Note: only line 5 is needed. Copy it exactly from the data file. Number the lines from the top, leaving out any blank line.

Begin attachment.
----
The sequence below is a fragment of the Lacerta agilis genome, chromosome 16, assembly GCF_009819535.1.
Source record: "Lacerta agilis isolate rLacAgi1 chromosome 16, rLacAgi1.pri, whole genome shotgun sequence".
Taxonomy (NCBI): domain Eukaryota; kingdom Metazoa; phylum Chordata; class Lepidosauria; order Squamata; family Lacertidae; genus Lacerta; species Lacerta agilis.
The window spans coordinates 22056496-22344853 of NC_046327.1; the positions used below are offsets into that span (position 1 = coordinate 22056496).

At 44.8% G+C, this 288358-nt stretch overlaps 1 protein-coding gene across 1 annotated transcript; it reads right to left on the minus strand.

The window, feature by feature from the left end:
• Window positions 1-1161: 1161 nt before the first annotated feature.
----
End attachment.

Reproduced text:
At 44.8% G+C, this 288358-nt stretch overlaps 1 protein-coding gene across 1 annotated transcript; it reads right to left on the minus strand.